Ajit Singh (Sikhism)

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Guru Gobind Singh

Ajit Singh (26 January 1687 – 07 December 1704),[1] also referred to with honorifics as Sahibzada Ajit Singh or Baba Ajit Singh, was the eldest son of Guru Gobind Singh. His younger brothers were Sahibzada Jujhar Singh, Sahibzada Zorawar Singh and Sahibzada Fateh Singh. He was martyred during the Second Battle of Chamkaur along with his brother Jhujhar Singh where the other two young brothers Sahibzada Joravar Singh and Sahibzada Fateh Singh were bricked alive which place is known as Fatehgarh Sahib.[2]

Early lifeEdit

Baba Ajit Singh Ji was born to Mata Sundari Ji and Guru Gobind Singh Ji at Paonta Sahib on 11 February 1687.[2] He was brought up in Anandpur, where his education included religious texts, history and philosophy. He received training from Baba Jeevan Singh Ji (Bhai Jaita Ji) in riding and the martial arts of swordsmanship and archery.


The Ranghars of NuhEdit

He was given his first military assignment when barely 12 years old. A Muslim tribe, the Ranghars of Nuh, had attacked and looted a Sikh Sangat (congregation) coming from the Pothohar region of northwest Punjab. Guru Gobind Singh sent Ajit Singh in command of 100 men to the village, which was a short distance from Anandpur across the River Satluj. Ajit Singh reached the village on 23 May 1699, recovered the looted property and punished the offenders.[2]

Anandpur and NirmohgarhEdit

In 1700 Anandpur was attacked by hill chiefs assisted by troops provided by the Mughal faujdar of Sirhind. Guru Gobind Singh had erected five Qila (forts) on the outskirts of the city. Ajit Singh, assisted by Bhai Udai Singh, a seasoned soldier, was put in charge of the defence of the Qila Taragarh Sahib. On 29 August the hill chiefs made the fort the target for their first attack, which was successfully repulsed. For four days the chiefs attacked the fortresses around the citadel, without success.[2]

On 15 March 1701, a Sikh Sangat coming from the Darap area (near Sialkot) was waylaid by Gujjars and Ranghars. Sahibzada Ajit Singh led a successful expedition against them.

In 1702, Ajit Singh along with Sikh army defeated the Mughals in the Battle of Nirmohgarh (1702) and later in the Battle of Basoli.

Restoring a Brahmin's wifeEdit

Battle of Bassi Kalan

In March 1703, Dewki Das, a Brahmin came to Anandpur and requested the Guru to help him in getting back his wife whom Chowdhry Jabar Khan, the chief of Dera Bassi, had taken away forcibly; the Guru asked Sahibzada Ajit Singh and Bhai Udey Singh to help the Brahmin. On 7 March 1703, both of them, joined by about one hundred Sikhs, went to Bassi Kalan; they put siege to the village and sent a message to Jabar Khan to return the Brahmin's wife; but Jabar Khan, instead of returning the Brahmin's wife, asked his soldiers to attack the Sikhs; it was followed by a full-fledged battle, in which Jabar Khan was killed; the Brahmin's wife was restored to him. When this news reached the people, they praised the Sikhs for their role.[3]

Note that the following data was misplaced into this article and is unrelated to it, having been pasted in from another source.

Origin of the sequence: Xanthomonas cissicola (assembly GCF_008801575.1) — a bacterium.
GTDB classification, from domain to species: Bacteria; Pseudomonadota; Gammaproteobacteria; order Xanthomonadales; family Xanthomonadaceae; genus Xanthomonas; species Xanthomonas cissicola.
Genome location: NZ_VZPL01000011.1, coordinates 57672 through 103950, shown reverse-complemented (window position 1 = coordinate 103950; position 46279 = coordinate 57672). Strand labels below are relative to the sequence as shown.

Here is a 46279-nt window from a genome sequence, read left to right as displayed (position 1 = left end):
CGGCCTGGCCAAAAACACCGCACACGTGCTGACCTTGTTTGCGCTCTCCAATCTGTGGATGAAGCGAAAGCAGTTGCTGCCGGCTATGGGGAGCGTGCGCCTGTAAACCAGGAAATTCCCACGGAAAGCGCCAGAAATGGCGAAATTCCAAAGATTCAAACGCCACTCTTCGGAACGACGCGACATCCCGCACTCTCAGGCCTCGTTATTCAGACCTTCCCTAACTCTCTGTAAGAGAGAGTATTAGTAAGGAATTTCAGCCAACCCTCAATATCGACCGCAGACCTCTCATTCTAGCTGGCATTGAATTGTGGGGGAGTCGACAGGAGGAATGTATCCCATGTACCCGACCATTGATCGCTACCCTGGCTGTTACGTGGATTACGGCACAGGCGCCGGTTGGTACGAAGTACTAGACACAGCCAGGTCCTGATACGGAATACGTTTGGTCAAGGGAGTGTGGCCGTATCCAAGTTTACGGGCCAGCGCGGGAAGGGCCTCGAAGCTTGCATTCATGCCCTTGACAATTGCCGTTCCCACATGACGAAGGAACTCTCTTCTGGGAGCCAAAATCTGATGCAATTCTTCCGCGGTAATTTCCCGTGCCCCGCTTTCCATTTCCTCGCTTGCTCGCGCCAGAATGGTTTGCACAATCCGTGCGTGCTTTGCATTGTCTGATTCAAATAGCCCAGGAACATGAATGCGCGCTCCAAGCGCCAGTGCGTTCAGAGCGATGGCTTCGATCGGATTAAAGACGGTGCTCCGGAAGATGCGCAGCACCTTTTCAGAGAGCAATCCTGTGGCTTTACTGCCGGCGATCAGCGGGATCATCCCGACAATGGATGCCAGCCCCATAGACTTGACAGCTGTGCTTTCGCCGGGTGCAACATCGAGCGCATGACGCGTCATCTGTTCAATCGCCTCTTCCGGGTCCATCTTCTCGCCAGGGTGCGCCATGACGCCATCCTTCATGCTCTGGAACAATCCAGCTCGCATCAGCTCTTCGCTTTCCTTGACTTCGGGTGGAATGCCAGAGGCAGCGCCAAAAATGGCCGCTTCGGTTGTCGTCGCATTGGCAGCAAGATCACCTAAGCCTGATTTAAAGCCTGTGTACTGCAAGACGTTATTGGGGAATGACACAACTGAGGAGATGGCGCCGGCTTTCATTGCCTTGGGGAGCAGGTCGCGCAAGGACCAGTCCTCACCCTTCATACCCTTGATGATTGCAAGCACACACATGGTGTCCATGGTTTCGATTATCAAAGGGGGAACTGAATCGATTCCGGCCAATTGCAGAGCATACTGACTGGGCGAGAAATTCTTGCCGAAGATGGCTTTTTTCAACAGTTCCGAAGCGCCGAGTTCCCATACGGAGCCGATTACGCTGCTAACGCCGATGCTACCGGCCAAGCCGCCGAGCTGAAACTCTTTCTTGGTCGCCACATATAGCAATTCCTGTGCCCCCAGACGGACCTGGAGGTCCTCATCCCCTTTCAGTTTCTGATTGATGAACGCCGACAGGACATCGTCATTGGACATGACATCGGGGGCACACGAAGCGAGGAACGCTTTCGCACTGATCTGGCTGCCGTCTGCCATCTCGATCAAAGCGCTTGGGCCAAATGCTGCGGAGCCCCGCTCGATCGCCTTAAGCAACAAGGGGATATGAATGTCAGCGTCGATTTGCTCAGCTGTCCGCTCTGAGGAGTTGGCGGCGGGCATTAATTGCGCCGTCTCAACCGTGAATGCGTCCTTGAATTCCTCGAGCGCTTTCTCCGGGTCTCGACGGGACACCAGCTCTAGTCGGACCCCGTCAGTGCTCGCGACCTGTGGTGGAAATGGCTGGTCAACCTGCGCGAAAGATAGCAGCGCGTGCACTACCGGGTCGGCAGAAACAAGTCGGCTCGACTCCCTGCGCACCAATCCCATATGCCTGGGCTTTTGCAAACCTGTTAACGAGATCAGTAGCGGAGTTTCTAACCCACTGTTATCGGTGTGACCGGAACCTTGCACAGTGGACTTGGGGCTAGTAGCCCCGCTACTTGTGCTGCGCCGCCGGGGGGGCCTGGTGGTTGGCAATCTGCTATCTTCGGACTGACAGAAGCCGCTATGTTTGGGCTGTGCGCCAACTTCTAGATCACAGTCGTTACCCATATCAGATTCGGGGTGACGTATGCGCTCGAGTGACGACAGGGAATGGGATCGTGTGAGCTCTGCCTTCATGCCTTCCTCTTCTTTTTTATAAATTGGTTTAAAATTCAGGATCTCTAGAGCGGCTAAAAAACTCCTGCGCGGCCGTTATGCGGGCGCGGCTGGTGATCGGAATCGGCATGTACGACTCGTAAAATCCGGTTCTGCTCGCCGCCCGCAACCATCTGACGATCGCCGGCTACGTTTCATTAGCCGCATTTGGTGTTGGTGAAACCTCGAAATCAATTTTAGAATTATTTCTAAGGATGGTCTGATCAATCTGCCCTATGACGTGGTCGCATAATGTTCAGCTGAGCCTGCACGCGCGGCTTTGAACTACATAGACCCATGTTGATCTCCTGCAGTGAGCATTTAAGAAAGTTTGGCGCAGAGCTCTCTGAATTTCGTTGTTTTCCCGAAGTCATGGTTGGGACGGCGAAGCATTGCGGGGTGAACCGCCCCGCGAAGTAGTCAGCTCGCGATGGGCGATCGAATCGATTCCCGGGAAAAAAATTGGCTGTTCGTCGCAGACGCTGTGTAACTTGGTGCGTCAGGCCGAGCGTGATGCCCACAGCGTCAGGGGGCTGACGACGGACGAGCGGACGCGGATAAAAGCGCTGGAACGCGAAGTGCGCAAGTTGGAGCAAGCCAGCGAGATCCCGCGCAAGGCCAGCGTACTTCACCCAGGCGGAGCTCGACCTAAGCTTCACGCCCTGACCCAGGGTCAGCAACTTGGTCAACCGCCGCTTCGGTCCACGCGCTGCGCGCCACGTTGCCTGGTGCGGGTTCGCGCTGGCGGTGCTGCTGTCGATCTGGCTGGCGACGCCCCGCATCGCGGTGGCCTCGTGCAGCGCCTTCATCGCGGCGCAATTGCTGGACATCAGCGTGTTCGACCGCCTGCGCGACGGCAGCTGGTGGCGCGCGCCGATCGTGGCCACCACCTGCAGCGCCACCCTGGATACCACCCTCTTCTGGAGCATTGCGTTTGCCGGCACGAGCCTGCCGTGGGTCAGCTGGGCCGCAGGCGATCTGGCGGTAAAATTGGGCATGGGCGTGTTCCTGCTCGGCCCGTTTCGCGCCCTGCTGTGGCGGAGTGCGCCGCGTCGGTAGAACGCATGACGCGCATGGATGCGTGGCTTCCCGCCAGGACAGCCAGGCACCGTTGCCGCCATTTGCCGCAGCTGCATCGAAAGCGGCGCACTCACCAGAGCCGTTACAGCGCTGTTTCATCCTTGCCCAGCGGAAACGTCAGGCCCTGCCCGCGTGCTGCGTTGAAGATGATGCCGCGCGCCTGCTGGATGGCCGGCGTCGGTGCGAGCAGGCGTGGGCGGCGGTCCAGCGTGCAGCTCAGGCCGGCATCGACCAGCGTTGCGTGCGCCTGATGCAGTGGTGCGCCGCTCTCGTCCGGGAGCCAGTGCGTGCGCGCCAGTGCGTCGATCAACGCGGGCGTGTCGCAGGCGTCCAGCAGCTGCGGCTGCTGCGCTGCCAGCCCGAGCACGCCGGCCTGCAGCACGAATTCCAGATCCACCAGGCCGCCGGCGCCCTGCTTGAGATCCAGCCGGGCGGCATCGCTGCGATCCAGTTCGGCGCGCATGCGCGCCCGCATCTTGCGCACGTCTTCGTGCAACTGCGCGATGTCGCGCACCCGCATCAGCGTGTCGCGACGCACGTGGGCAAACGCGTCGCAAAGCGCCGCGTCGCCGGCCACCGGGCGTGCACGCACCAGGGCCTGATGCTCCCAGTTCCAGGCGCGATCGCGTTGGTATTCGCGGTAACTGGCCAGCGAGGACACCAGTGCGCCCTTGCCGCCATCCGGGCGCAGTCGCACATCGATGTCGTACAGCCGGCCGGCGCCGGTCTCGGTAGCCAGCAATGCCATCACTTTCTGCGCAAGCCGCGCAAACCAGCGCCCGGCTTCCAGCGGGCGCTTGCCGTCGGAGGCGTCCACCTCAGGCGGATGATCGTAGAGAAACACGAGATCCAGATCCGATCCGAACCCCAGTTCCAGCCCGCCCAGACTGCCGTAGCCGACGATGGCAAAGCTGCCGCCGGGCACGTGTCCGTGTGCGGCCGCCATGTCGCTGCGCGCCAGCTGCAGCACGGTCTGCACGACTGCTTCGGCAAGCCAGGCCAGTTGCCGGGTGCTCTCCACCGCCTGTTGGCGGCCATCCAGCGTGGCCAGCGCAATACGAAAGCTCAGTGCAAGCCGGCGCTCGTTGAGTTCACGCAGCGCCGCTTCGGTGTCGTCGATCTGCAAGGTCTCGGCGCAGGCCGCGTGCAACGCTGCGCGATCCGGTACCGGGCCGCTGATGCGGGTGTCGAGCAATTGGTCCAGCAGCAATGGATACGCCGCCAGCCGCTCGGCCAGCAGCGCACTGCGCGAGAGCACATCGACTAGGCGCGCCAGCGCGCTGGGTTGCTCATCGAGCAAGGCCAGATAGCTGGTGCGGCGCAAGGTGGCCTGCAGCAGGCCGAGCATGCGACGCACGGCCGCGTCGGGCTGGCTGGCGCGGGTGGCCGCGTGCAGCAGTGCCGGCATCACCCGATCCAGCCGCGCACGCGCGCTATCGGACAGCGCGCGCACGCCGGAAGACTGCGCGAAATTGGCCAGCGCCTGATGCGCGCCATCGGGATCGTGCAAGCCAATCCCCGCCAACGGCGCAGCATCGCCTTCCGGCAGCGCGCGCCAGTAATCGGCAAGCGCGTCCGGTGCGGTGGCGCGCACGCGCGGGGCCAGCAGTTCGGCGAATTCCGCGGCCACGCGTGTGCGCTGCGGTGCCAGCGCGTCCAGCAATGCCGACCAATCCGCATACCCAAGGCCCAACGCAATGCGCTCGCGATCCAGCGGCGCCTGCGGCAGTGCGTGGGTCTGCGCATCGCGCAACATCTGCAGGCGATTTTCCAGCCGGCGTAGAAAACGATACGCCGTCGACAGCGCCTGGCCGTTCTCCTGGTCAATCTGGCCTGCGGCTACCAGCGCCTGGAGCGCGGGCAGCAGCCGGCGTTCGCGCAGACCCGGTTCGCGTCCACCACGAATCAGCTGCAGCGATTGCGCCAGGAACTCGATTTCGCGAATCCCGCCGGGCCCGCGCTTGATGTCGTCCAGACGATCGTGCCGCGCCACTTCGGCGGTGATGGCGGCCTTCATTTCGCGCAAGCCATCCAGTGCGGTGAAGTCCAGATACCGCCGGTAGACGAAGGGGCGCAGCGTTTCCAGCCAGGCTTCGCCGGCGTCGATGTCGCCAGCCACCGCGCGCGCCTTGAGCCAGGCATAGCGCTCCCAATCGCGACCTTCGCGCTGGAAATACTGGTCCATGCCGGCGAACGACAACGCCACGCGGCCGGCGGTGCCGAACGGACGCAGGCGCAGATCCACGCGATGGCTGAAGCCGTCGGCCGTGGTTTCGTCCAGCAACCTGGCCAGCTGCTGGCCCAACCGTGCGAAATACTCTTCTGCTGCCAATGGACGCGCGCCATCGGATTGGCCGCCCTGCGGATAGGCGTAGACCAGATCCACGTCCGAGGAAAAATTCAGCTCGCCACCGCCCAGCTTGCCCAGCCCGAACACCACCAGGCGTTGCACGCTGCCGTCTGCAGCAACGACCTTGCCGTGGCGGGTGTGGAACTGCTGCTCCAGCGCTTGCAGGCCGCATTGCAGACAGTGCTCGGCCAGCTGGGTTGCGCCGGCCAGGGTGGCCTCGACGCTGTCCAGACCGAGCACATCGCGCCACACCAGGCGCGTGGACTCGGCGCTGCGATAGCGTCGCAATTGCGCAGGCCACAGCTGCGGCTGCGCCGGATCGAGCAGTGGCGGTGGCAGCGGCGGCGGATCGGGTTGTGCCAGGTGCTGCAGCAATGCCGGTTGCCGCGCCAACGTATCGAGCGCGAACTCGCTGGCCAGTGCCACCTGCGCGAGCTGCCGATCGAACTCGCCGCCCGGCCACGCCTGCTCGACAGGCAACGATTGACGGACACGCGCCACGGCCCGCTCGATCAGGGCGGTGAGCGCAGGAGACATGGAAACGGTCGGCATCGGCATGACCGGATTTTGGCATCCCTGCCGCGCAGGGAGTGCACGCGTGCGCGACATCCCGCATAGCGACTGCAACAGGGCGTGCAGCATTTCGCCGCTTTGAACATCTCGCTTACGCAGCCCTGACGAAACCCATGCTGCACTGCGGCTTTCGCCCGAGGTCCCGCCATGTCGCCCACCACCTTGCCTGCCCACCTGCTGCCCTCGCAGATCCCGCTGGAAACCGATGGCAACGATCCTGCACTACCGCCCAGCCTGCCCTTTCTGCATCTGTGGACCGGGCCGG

Second Battle of ChamkaurEdit

When Mughal forces besieged Anandpur in 1704, Sahibzada Ajit Singh again displayed his qualities of courage and steadfastness. After a long stalemate, the Mughal Faujdar gave his assurances that he only wanted the fort of Anandpur and would let the population of the town go unharmed. Anandpur was vacated on the night of 5th and 6 December 1704. Sahibzada Ajit Singh was given the command of the rearguard. As the besiegers, violating their solemn promises, attacked the column, he stoutly engaged them on a hill-feature called Shahi Tibbi until he was relieved by Bhai Udai Singh. Ajit Singh crossed the Sarsa rivulet, then in spate, along with his father, younger brother, Jujhar Singh, and some others. Further reduced in numbers by casualties at the hands of pursuing troops from Ropar, the column reached Kotla Nihanga and then proceeded to Chamkaur on the night between 6th and 7 December 1704. There they rested for some hours in the fortress of Budhi Chand Rawat.[4] But, in the afternoon the Muslim soldiers from Malerkotla and Sirhind reached there, surrounded the fortress, and threw a tight ring around it. The Sikhs too took up position. An unequal but grim battle started. The Sikhs had exhausted the meagre stock of ammunitions and arrows, hence they made sallies in batches of five each to engage the encircling host, of 1.000.000 Muslims, with sword and spear. There were only 40 Sikhs.

Sahibzada Ajit Singh led one of the sallies and laid down his life fighting in the thick of the battle. Gurdwara Katalgarh now marks the spot where he fell, followed by Sahibzada Jujhar Singh who led the next sally. An annual fair is held in the commemoration of their martyrdoms in December - January.

CommemorationEdit

Ajitgarh, one of the largest cities in Punjab lying adjacent to its capital Chandigarh, has been named in the memory of Sahibzada Ajit Singh, Ajitgarh ('Home of Ajit'). It is located in the district of the state which is also named after him Sahibzada Ajit Singh Nagar District.[5]

See alsoEdit

ReferencesEdit

  1. ^ "Sahibzada Ajit Singh". sikhiwiki.org.
  2. ^ a b c d Ashok, Shamsher Singh. "AJIT SIHGH, SAHIBZADA (1687-1705)". Encyclopaedia of Sikhism. Punjabi University Punjabi.
  3. ^ Dr Harjinder Singh Dilgeer, THE SIKH REFERENCE BOOK, The Sikh University Press, 1997
  4. ^ Harjinder Singh Dilgeer, Sikh History in 10 Volumes, vol. 1
  5. ^ "Mohali is now Ajitgarh". Retrieved 9 August 2012.

Further readingEdit

Singha, H.S. (2009). The encyclopedia of Sikhism. Hemkunt Press. p. 32. ISBN 978-81-7010-301-1.